Beyond that the New Age shows one irony, that none of the great religions of antiquity are likely to survive in their current form. And yet Hinduism probably gestates in the Neolithic, so we should not predict. A host of gurus have said as much, and the point is hardly controversial. Beside the great religions, the great yogas, and their Sufi variants, are not always benign vehicles. Nor is the classic ashram adapted to needs of modern man. The clear evidence of Christian totalitarianism in the legacy of Constantine suppressing Gnostic cults was not benign either. The endless efforts to repackage antiquity go on and on, to no avail.

The modern Enlightenment is suddenly undervalued now, but its final task will be to rewrite the archaic sutras in a critical vein, a task not easily accomplished, and barely to be hoped for. The Enlightenment  chord of Reason in history is taken as some degenerate vice by some, but was already visible in the streamlining of the ancient tradition in the great Gautama. We should certainly be open to a postmodern or yogic critique of reason, but too many, who could use a good scientific education, have wrecked a great thematic of history in the name of mystical idiocy. It is a false quarrel. Reason is the common carrier of historical man. Study the theology Luther was forced to deal with before renouncing the theme of Reason in History. If it can outperform, in the long run, the mystical confusions of self-styled prophets and sages, and it can, then it claims history, leaving the Buddhas to exit history, as wished.

The Enlightenment has been underrated by self-appointed wizards, but will sooner or later show a resurgent effort to evaluate this heritage of antiquity, whose decayed forms are proliferating at a rapid rate. Beside Hegel, a perfect example is the brilliant, if imperfect, formulation of Schopenhauer who automatically proceeds to resurrect these ancient questions (which are obviously latent in Kant). But these men were doing something quite different. Modernity has done its business by staging pluralism, and there these rival stains prosper as never before. What is the objection to modernity?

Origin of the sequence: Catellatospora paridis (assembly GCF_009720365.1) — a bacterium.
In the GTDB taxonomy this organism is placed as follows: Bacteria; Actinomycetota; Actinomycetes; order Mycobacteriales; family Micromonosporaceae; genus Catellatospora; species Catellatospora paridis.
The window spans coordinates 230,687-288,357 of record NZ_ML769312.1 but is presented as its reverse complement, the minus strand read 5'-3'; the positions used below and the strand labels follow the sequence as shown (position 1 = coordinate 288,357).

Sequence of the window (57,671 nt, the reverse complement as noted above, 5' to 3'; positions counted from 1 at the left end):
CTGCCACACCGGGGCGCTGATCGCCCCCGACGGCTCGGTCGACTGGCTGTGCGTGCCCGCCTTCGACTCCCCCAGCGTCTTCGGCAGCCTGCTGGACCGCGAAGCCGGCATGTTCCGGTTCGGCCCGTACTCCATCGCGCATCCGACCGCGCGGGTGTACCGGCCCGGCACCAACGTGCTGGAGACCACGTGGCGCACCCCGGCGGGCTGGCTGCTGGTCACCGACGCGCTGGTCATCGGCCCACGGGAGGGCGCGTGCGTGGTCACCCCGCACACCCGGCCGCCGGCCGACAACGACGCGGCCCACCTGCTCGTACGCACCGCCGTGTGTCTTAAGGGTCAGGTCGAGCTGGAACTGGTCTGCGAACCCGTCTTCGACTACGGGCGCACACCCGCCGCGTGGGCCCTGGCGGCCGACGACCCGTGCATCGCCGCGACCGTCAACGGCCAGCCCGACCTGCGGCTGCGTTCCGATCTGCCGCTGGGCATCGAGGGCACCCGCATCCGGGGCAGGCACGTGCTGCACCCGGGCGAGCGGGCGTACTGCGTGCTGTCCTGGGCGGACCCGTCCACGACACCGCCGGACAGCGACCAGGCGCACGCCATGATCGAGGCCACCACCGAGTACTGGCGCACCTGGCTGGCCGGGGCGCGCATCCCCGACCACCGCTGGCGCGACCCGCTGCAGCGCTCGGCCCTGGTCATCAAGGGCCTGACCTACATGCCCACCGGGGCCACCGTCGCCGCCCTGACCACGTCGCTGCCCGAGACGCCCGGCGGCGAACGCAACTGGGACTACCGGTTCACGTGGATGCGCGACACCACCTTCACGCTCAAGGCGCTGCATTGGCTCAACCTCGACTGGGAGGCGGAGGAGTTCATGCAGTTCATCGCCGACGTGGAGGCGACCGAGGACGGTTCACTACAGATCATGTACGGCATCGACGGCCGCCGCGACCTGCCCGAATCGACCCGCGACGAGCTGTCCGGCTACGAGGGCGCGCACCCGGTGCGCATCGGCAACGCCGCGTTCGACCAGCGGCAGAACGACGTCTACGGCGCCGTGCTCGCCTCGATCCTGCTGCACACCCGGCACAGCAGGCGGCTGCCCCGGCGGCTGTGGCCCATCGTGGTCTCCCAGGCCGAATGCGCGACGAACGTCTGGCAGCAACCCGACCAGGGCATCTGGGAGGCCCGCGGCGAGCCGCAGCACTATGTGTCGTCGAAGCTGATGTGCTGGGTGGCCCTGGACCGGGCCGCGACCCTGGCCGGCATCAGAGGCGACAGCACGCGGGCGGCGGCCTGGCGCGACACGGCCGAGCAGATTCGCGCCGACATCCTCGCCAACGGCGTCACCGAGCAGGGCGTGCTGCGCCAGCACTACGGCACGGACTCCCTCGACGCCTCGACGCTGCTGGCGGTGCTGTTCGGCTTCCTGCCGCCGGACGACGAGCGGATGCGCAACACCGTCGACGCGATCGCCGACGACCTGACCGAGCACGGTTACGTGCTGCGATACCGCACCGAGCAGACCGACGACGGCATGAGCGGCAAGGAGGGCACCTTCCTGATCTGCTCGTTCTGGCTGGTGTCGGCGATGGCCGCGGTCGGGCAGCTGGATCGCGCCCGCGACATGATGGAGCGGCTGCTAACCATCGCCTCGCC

The problem is that horizontal history rarely produces a viable spiritual movement, and we notice the way the intersection of the ancient Indian stream with the Axial phase suddenly produces such a world religion. Let us note that the original Buddhism does not resemble anything by that name now, a good example being its rejection of vegetarianism.

The authority of gurus is bogus. Due to a false mystique of pre-democratic ages, they have become an obstacle to development. There is no cosmic involution of spiritual men. Instead we see the bottom up bootstrap of autonomous freethinking men realizing their mysterious and latent evolutionary psychology. The point is clearer from something like the early Jain, or early Buddhist, traditions.

In any case, we can also see that this ferment of New Age religion is a delayed aspect of modernism and global diffusion. Note from our later model the fact that it occurs late in this rise and has no special status overriding modernist foundations. This is not the new Axial Age, nor are we likely to see a replication of the period creating a world religion like Buddhism or Christianity. It is thus worth noting again that the only period of Indian religion intersecting with our eonic effect is that of the Axial period, and the result was the creative ferment that gave birth to traditions such as the Buddhist, traditions as rich as that seen in the world of the parallel Greeks.

The Battle of the Ancients and the Moderns recommences in a different form, and a global Reformation  moves to interact with the full scope and antiquity of the religion s of classical period. That New Age movements have had their opportunity to surpass modernity, yet are unable to do so, can be seen from the confusion created by Theosophy. And yet this movement contained a valid protest against the completely false view of man coming into existence in an age of positivism and Darwinism.